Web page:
In my essay Thoughts on Small Arms and Liberty, which was the 3rd essay of my March 2016 book Putnam Liberty Notes and also was reprinted as the 23rd essay of my August 2016 book As America Fades, I discussed the purpose of the 2nd Amendment from the Founder’s viewpoint. In my sequel essay More Thoughts on Small Arms and Liberty, which was published as the 24th essay of As America Fades, I took the subject a somewhat different direction –that of basic firearms safety and personal preparation for tyranny or chaos.
I am going to take this 2nd Amendment essay a totally different direction. This essay is going to examine the words of the 2nd Amendment, and that of several state constitutions. For brevity’s sake, I shall abbreviate the phrase Right to Keep and Bear Arms as RKBA.
The 2nd Amendment was ratified along with nine others to form what is (unofficially) termed the Bill of Rights to the U.S. Constitution. It, along with the other nine amendments, were ratified on December 15, 1791. The text of the 2nd Amendment is the following:
“A well regulated Militia, being necessary to the security of a free State, the right of the people to keep and bear Arms, shall not be infringed”.
It is clear. The people, the citizens of the states, have a right to own and carry arms –a right that is not to be infringed upon whatsoever. One part of the reason for this was to maintain a state militia –which could defend its borders from marauding Indians –and an out of control national government.
Interestingly, Webster’s 1828 dictionary gives the verb “bear” 19 definitions. The third definition is the following “To wear; to bear as a mark of authority or distinction; as, to bear a sword, a badge, a name; to bear arms in a coat”. Bearing arms in a coat sounds like carrying a concealed weapon.
Also of import is the term “arms”. The first definition of arms in Webster’s 1828 dictionary is: “Weapons of offense, or armor for defense and protection of the body”. It was written broadly enough to cover all conventional arms such as firearms and edged weapons –and also body armor.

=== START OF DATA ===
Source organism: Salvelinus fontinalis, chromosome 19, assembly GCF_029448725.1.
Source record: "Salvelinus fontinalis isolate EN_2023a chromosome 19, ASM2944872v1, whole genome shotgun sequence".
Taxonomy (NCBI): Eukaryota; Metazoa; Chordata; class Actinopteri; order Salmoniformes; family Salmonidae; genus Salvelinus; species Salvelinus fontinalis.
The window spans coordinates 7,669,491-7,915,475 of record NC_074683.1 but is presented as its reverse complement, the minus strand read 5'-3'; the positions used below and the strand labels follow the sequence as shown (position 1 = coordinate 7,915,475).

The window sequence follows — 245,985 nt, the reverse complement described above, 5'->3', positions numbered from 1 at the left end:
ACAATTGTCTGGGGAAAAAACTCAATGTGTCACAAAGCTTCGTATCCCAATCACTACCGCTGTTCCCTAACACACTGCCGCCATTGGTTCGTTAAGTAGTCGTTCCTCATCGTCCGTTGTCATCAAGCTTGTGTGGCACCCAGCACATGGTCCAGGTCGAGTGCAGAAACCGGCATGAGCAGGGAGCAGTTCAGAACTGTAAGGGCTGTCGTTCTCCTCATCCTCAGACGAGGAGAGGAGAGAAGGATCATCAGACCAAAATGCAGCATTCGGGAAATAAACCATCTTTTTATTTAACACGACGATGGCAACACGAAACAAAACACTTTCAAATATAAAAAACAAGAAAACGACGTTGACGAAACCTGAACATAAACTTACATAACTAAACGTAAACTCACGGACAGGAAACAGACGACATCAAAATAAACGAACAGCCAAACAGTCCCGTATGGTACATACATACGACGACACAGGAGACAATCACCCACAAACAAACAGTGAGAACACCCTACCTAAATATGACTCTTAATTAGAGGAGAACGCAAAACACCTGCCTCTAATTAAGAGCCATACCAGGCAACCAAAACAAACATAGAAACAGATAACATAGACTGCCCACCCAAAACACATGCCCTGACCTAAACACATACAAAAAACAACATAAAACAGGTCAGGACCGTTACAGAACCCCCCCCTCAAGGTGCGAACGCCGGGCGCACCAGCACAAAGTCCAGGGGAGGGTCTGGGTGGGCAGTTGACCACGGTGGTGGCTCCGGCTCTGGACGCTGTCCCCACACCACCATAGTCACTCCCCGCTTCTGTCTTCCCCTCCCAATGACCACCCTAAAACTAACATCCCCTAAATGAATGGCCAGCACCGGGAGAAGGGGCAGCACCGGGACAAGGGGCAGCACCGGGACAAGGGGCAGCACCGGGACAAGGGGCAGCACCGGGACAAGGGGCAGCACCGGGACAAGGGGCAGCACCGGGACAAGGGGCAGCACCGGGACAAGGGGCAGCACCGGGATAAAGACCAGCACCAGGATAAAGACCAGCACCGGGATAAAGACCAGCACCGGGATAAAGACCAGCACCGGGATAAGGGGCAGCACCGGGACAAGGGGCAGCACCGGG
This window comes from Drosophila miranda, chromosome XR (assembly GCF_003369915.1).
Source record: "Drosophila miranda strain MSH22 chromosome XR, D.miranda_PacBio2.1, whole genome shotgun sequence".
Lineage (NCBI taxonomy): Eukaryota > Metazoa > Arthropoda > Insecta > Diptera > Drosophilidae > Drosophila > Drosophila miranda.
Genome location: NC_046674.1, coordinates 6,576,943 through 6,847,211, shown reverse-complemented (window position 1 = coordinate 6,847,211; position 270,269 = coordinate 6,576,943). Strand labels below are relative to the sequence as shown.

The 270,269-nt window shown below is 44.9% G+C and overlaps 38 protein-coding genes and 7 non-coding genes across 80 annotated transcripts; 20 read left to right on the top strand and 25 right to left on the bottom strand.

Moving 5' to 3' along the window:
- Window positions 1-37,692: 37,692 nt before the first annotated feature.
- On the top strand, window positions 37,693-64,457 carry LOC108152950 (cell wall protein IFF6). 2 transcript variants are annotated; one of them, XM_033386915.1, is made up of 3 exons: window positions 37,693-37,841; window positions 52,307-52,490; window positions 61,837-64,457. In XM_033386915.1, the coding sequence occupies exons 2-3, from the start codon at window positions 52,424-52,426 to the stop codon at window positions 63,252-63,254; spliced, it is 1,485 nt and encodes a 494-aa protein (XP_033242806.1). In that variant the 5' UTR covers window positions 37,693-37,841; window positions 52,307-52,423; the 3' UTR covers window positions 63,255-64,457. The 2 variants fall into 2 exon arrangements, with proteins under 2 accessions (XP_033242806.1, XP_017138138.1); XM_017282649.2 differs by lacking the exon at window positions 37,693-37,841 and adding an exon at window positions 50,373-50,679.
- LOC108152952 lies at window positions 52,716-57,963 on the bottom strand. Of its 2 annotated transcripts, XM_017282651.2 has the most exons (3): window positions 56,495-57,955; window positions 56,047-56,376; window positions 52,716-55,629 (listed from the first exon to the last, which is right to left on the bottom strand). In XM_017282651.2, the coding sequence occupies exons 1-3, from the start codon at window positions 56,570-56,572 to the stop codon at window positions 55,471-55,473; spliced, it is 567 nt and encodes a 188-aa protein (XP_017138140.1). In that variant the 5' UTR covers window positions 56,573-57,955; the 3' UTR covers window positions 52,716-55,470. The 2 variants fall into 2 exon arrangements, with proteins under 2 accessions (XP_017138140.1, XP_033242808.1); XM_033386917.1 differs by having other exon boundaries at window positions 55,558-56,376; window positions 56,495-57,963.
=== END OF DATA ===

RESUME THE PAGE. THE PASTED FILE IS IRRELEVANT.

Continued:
Let us now consider some of the state RKBA statues. The original (1816) and current (1851) constitutions of my home state of Indiana both have an RKBA clause. The original (no longer in effect) 1816 constitution states the following:
“That the people have a right to bear arms for the defense of themselves, and the State; and that the military shall be kept in strict subordination to the civil power”.
The current (1851 with amendments) constitution of Indiana dropped the military restrictions and simply states the following:
“The people shall have a right to bear arms, for the defense of themselves and the State”.
Wyoming’s constitutional guarantee, enacted in 1889, states the following:
“The right of citizens to bear arms in defense of themselves and of the state shall not be denied”.
Montana’s constitutional guarantee, enacted in 1889 and kept by the 1972 constitution, states the following:
“The right of any person to keep or bear arms in defense of his own home, person, and property, or in aid of the civil power when thereto legally summoned, shall not be called in question, but nothing herein contained shall be held to permit the carrying of concealed weapons”.
The state guarantees of the RKBA are sometimes perhaps clearer worded that the 2nd Amendment. With the above quoted statues from Indiana, Montana, and Wyoming, it is clear that there is both an individual right and a collective (aka militia duty) right.
While it would perhaps be stunning to modern urbanized Americans, the private ownership of all types of small arms for both personal defense and militia duty was not only common place, but legally protected when the U.S.A. and the majority of its states were set up. Not all state RKBA provisions mentioned the militia, and some specifically allowed the regulation of the carrying of concealed weapons.